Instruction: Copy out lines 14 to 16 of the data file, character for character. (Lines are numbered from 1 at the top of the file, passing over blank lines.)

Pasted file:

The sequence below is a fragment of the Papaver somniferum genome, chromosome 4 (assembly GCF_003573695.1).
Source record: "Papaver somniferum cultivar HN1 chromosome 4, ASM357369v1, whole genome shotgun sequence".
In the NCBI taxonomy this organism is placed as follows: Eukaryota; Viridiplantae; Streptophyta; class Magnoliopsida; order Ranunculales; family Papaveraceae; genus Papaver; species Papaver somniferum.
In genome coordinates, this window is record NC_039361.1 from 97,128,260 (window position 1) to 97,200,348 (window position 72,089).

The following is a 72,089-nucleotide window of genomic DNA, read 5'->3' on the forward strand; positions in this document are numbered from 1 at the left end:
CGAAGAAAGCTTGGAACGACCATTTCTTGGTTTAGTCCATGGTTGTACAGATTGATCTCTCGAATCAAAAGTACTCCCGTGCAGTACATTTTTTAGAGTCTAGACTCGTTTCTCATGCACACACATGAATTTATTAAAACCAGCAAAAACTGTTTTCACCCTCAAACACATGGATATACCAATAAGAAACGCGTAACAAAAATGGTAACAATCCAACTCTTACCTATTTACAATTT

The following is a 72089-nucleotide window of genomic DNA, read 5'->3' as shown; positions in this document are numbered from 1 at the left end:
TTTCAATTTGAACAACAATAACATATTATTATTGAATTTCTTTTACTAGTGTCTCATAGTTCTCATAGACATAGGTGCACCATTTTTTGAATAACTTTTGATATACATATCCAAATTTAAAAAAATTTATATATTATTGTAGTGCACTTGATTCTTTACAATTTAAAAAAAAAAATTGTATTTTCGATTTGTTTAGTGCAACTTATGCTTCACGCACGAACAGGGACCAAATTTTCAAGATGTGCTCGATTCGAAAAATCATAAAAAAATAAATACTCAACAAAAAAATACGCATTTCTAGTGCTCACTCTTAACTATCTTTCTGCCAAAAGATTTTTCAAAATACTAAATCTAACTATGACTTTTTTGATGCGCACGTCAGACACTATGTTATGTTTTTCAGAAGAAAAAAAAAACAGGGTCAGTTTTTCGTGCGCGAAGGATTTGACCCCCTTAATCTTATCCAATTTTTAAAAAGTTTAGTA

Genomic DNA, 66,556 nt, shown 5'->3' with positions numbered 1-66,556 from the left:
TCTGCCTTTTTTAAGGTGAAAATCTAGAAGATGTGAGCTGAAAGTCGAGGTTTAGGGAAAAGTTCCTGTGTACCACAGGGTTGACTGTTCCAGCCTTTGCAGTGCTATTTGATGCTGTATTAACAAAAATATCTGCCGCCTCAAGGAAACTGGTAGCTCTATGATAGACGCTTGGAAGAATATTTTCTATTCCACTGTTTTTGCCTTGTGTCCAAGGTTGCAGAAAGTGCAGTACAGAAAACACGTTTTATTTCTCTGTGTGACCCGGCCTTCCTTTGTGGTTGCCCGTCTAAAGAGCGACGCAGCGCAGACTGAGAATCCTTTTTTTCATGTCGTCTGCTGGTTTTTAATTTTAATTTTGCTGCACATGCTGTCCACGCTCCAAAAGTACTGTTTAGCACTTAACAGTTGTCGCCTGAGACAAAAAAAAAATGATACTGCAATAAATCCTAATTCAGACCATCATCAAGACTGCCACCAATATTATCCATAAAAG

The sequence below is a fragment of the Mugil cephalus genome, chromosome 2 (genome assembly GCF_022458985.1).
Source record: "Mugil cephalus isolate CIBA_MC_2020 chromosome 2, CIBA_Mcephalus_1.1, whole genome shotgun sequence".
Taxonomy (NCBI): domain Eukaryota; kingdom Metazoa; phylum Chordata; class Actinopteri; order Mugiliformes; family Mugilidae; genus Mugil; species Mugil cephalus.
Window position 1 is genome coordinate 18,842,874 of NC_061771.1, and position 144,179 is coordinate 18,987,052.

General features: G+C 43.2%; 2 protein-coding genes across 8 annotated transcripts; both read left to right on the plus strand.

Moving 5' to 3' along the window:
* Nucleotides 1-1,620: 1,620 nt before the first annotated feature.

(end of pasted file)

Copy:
Window position 1 is genome coordinate 18,842,874 of NC_061771.1, and position 144,179 is coordinate 18,987,052.

General features: G+C 43.2%; 2 protein-coding genes across 8 annotated transcripts; both read left to right on the plus strand.

Moving 5' to 3' along the window: